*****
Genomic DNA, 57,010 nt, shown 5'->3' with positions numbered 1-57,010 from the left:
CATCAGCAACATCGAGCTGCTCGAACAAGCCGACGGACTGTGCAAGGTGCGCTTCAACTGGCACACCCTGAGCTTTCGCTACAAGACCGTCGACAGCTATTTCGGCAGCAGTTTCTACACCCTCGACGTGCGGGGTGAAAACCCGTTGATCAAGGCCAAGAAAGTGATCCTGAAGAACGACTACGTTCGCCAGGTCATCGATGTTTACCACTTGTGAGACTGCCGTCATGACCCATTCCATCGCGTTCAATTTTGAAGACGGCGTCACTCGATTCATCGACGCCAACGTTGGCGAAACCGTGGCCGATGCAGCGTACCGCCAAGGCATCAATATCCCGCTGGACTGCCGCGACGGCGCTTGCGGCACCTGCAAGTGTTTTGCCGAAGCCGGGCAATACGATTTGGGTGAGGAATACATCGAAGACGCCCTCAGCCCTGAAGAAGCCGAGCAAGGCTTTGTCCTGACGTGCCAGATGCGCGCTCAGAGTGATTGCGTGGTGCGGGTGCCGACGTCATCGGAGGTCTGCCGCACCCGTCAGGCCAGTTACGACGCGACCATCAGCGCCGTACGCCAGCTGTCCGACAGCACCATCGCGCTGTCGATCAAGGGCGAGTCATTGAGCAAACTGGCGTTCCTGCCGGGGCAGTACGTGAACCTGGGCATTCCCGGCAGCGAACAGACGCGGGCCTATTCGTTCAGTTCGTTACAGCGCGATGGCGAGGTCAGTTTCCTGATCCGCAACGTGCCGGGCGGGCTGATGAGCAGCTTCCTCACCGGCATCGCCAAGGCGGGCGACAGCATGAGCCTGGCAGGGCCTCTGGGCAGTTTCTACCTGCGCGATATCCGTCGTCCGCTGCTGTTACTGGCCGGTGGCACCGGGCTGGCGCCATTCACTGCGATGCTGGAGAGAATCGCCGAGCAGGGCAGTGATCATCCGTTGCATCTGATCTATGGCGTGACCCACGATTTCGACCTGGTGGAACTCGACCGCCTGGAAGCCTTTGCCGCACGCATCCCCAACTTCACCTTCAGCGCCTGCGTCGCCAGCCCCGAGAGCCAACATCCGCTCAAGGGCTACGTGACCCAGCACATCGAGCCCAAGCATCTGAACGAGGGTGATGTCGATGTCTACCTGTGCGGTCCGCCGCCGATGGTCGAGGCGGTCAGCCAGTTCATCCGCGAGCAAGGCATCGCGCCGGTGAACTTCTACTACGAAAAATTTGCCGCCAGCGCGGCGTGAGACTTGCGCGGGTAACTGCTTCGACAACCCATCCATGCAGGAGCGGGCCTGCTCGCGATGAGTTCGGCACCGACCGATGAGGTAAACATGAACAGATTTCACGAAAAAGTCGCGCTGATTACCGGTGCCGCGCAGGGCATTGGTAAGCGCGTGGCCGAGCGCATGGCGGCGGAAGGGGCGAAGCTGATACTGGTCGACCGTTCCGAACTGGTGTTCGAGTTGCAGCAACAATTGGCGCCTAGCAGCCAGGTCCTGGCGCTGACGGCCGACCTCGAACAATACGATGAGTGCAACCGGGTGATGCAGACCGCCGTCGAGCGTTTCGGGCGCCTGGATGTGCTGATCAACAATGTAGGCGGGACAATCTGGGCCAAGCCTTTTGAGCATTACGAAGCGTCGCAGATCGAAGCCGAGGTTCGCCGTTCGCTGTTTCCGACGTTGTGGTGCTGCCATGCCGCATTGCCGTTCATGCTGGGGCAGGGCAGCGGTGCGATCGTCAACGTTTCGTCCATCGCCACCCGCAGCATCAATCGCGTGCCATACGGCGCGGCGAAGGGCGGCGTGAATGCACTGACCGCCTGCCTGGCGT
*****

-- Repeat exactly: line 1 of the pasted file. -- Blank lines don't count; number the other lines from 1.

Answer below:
Genomic DNA, 57,010 nt, shown 5'->3' with positions numbered 1-57,010 from the left: